Austerity bites hard in Egypt – but still it's progress
For all of those out there wailing and beating their breasts over the allegedly disastrous austerity measures that Egypt took in November to get an IMF loan, can we remind ourselves of the state of the country just a year ago?
Would we really want to go back to the economy was then?
In the past few weeks, Egypt made a new round of spending cuts and tax increases on the top of the measures taken in November, when it let the Egyptian pound fall by more than half against the US dollar, raised fuel prices and added three percentage points to the value-added tax (VAT).
This past month felt almost as painful.
The government increased fuel prices, including a 43 per cent rise in the price of 92 octane and 55 per cent in that of 80 octane, the two most popular grades. It then hiked VAT by another 1 percentage point, bringing it to 14 per cent, and raised the price of electricity by around 42 per cent for household consumers.
To add insult to injury, the central bank raised overnight interest rates by two percentage points in May and another two points this month, triggering complaints that this would lead to more inflation, which was already running at about 30 per cent. (Increasing interest rates actually reduces inflation, but that is another story.)
Long-suffering Egyptians on the street have been screaming blue murder.
A main argument against the IMF reforms has been that by letting the pound plummet, Egyptians now have to pay much more for imports, something that causes great hardship to the poor. Part one of the formula is that a strong currency is great because people can buy dollars cheaply. But there are two sides to the formula, and a good part of the population wants to ignore part two: people with dollars do not want to buy pounds if the currency is overvalued.
A year ago, the lack of dollars was paralysing the economy. Let us take a walk back to the summer of 2016.
In July 2016, supplies of state-subsidised baby milk formula were running short, aggravated in part by the government's lack of dollars to import it. Mothers were forced to stand in queues, occasionally breaking down in tears.
By October, sugar became a problem as well. Supermarkets and shops ran out, long queues began forming outside government cooperatives, and prices doubled over a few weeks. This was also due to the currency shortage. Rather than devalue the pound, the central bank had sent a large, cumbersome bureaucracy in to decide what kind of goods could be imported and how to allocate its ever decreasing supply of foreign currency. But somehow it forgot to add sugar to the list of priorities, and private traders were not able to get dollars to import.
And there was also a rice shortage.
Oil and gas were also a problem: the government was unable to pay money it owned to international oil companies, which caused them to suspend their exploration and development of new gasfields.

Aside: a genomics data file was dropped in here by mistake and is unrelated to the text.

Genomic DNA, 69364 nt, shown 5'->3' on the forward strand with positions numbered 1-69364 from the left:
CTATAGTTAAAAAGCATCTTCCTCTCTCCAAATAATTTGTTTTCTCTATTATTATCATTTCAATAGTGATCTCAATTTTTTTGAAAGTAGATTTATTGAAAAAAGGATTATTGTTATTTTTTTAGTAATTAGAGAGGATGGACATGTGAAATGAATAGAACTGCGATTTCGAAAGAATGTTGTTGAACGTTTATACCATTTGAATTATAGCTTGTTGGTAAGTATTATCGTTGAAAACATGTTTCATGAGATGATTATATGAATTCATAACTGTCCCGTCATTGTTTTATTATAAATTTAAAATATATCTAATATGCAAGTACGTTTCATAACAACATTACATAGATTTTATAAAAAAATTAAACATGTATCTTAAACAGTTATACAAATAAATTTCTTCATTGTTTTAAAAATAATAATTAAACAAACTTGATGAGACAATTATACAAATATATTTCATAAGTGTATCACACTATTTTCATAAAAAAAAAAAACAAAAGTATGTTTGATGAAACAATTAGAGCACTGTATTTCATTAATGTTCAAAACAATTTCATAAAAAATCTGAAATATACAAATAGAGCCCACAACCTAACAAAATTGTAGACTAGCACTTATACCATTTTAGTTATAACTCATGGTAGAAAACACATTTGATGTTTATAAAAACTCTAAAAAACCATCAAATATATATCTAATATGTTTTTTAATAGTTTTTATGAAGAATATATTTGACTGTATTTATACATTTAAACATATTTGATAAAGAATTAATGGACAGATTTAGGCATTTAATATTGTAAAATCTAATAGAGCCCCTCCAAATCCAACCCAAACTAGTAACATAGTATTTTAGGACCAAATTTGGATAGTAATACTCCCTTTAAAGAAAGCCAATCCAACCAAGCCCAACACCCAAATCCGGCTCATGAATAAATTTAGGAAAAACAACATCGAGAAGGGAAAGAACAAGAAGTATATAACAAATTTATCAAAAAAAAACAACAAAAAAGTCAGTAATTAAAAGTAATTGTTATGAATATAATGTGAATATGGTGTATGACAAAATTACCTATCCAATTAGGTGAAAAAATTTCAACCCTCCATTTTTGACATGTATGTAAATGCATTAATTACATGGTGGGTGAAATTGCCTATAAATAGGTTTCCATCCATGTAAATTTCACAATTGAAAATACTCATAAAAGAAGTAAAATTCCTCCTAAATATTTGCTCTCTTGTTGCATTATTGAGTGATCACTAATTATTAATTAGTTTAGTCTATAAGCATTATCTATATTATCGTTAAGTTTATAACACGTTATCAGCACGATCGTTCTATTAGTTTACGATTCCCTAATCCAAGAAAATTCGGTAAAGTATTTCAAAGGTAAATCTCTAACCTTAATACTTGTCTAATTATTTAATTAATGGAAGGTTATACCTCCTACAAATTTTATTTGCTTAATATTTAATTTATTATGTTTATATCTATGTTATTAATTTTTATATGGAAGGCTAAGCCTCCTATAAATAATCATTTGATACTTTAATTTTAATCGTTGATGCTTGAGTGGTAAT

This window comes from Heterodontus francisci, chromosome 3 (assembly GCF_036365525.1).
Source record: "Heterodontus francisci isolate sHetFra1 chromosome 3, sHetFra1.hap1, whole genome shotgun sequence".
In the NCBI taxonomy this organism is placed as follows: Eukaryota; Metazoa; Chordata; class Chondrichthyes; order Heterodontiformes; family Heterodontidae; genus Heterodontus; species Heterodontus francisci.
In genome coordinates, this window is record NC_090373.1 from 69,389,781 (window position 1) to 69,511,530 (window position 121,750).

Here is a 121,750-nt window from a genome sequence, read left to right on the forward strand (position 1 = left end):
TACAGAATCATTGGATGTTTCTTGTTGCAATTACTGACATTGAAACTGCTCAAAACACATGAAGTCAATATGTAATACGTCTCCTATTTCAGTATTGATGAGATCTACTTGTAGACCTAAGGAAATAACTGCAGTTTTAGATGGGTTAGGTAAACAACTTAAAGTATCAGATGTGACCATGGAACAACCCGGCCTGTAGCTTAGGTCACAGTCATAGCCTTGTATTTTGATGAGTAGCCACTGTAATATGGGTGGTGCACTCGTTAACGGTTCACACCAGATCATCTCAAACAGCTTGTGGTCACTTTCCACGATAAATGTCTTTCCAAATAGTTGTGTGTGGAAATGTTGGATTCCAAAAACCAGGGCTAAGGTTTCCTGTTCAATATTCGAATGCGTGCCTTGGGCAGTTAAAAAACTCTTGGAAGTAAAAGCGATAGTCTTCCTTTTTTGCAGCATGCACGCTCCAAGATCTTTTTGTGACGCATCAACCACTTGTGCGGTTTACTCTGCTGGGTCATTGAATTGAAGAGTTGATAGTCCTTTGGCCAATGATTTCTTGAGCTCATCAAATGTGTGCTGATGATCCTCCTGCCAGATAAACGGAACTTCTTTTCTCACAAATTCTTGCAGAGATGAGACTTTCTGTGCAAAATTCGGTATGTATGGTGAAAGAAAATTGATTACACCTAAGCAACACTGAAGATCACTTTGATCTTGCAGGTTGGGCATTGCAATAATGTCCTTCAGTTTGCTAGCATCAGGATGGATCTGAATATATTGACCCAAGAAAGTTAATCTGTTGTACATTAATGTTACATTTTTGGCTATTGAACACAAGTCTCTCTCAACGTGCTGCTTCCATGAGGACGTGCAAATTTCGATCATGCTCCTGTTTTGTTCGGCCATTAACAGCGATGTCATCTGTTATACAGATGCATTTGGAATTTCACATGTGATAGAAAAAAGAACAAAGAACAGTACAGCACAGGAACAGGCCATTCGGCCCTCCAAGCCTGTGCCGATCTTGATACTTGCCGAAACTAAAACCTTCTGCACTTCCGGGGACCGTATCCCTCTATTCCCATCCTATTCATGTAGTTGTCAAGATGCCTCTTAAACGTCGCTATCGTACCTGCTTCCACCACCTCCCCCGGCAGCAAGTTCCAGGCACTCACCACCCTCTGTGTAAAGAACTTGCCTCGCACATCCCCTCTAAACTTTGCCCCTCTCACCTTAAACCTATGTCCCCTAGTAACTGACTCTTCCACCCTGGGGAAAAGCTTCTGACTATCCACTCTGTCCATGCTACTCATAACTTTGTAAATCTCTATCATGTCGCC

Currency controls had all but brought trade to a halt. Exports had slowed to a crawl because traders would not buy Egyptian goods as the artificially high pound made them too expensive. Imports dropped because importers were unable to get dollars. Investment dropped because no one wanted to put their money in the Egyptian pound when everyone knew a devaluation was inevitable. Wealthy Egyptians were finding increasingly ingenious ways to smuggle their cash out of the country.
In August 2016, the government approved a law imposing prison sentences of three to 10 years and fines of up to 5 million Egyptian pounds (Dh1m) for trading foreign currency outside the official exchange rate, even though the central bank did not have enough foreign currency to meet local demand. The government had already closed down dozens of exchange bureaus, which a year later have still not been allowed to reopen. The more the government cracked down on the black market, the weaker the Egyptian pound became.
Officials were flying around the world to convince anyone with the means to give or lend it foreign currency to help it delay the inevitable devaluation. Saudi Arabia, the UAE, Kuwait, China, Japan, South Korea. Anyone who might listen. The "Sheherzad" economic policy, one Egyptian financier noted wryly in a reference to the legendary queen in the One Thousand and One Nights collection of Arabic tales who must tell an exciting new story each night to avoid being put to death by the king.
The problem was that with the collapse in the price of oil the Arabian Gulf oil states had been squeezed and were no longer in the mood to send cash.
In the meantime, Egypt's budget deficit was widening, and interest payments on its borrowing were taking up an ever greater portion of spending. The deficit for the financial year that ended June 30, 2016, was a staggering 12.2 per cent of GDP. The government had long before resorted to printing money to finance the deficit, which in turn caused inflation to surge and the currency to weaken ever further.
Egypt's economic situation a year ago was absolutely dismal and getting worse by the day. No government goes to the IMF out of desire. It is an embarrassing and politically disruptive step to take.
But if it had not done so, Egypt's economy by now would truly have been a disaster.